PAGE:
THE Department of Basic Education this week said it was "unlikely" to meet its target of improving the quality of education by 2014.
One of the department’s goals with its "education for all" campaign, was to "improve all aspects of the quality of education and ensure excellence for all" within two years.
SA’s education system has been under the spotlight recently, particularly after the Limpopo textbook debacle. Despite government spending liberally on education, SA ranked 133rd out of 142 countries in terms of the "quality of its educational system" in the World Economic Forum’s 2011-12 World Competitiveness Report released this month.
Rights organisation Section27 earlier this year called on the Cabinet to admit there was a crisis in SA’s education system and treat it in the same way as it had dealt with the HIV/AIDS epidemic.
Updating members of Parliament’s basic education portfolio committee on progress made in achieving the programme’s goals, the department on Tuesday said it was "unlikely" to achieve goal six — "(to) improve all aspects of quality of education and ensuring excellence for all so that recognised and measurable learning outcomes are achieved by all, especially in literacy, numeracy and essential life skills".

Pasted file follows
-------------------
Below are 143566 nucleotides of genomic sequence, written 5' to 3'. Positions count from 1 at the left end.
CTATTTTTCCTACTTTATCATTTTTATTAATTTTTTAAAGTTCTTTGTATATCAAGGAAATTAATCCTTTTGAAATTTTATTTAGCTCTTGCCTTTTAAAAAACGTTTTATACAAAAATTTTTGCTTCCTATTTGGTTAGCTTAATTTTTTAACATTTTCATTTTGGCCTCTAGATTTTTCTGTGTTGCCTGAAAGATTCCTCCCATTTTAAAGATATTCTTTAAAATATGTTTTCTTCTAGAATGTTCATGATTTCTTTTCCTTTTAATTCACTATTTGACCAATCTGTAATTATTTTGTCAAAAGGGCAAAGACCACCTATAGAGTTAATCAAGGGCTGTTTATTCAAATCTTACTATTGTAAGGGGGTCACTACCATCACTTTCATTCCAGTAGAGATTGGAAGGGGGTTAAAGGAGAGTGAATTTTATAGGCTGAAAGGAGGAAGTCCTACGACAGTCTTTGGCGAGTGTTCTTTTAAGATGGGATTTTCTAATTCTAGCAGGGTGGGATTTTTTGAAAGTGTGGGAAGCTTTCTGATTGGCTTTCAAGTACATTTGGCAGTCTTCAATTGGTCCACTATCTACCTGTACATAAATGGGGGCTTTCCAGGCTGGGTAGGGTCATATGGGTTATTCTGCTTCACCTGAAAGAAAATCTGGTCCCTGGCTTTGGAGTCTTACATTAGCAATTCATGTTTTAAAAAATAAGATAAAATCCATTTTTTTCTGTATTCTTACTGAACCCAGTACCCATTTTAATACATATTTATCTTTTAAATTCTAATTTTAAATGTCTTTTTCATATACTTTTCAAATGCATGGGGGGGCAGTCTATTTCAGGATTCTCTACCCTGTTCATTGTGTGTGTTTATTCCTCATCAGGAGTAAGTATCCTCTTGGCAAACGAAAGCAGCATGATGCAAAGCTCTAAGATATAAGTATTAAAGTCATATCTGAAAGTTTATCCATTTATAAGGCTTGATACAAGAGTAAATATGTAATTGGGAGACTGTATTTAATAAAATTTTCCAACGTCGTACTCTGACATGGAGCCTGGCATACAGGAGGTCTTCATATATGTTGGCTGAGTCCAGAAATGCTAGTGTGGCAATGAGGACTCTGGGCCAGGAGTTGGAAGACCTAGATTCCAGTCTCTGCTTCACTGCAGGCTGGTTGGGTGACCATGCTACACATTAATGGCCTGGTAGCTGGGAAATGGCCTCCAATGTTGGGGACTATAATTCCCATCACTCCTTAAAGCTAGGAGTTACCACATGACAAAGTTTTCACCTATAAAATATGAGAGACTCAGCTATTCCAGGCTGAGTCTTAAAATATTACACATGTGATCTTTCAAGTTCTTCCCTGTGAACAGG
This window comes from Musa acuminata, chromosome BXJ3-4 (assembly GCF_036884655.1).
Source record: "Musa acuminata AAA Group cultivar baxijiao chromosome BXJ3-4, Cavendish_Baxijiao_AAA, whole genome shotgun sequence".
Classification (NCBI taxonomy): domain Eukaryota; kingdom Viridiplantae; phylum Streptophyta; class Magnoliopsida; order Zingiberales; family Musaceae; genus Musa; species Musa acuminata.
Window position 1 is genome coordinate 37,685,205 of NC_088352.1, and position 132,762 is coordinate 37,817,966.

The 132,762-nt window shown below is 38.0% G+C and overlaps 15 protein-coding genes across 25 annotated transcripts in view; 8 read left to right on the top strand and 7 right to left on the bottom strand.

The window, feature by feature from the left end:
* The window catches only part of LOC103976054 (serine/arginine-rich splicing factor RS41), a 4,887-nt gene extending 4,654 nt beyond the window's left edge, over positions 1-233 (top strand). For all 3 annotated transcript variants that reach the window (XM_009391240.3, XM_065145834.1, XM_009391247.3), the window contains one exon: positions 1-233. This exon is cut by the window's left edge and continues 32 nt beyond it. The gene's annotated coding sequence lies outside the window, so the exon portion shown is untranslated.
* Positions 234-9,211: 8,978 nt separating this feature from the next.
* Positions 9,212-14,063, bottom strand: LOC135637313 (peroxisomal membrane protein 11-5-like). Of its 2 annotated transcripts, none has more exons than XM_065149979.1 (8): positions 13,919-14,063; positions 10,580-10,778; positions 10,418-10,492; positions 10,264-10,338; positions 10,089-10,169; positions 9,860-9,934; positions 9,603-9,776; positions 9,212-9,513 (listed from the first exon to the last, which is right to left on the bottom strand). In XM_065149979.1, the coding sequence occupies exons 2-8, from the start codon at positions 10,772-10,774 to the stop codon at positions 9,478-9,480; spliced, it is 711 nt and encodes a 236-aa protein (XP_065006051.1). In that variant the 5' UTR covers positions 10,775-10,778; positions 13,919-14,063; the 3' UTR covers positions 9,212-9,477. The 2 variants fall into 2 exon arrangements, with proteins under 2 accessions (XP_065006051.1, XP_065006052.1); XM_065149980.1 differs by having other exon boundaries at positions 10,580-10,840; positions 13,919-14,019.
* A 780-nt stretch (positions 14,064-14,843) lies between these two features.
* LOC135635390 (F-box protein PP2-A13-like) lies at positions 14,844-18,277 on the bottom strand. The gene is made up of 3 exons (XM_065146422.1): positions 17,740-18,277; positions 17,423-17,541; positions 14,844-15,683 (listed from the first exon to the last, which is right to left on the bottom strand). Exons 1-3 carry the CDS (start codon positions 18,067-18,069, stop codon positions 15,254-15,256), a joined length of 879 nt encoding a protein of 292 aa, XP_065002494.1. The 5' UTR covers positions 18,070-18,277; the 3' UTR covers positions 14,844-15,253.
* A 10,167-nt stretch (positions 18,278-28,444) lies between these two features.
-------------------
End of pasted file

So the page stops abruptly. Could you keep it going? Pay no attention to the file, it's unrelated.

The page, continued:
Chief director Carol Nuga-Deliwe said: "The government and people of SA are far from satisfied with the level of performance of the education system, especially the quality of services offered to the poorest and most vulnerable members of society."
The department said some of the challenges the education sector was facing included poor teacher attendance, poor preparation and poor curriculum coverage. These all harmed performance.
The department said it would have to institutionalise mechanisms for monitoring teacher attendance, curriculum coverage and district support to schools.
Also, the effectiveness of teacher development would have to be improved, Ms Nuga-Deliwe said.
"In terms of access to basic education, SA has done well.
"However, in terms of access to meaningful education with quality outcomes SA has done poorly.... As a result, improving education services and raising the standards of teachers’ and learners’ performance are among the highest priorities of the department and the government," Ms Nuga-Deliwe said.
Democratic Alliance MP Annette Lovemore said that quality education was unlikely to be achieved, largely because there was a lack of accountability in the system from the level of teachers right up to that of the department.
Earlier this year Basic Education Minister Angie Motshekga said the department aimed to introduce a new teacher performance appraisal system next year, after an agreement had been reached with the unions.
However, the South African Democratic Teachers’ Union said it would reject performance contracts for teachers and principals, as it felt that existing regulations were sufficient.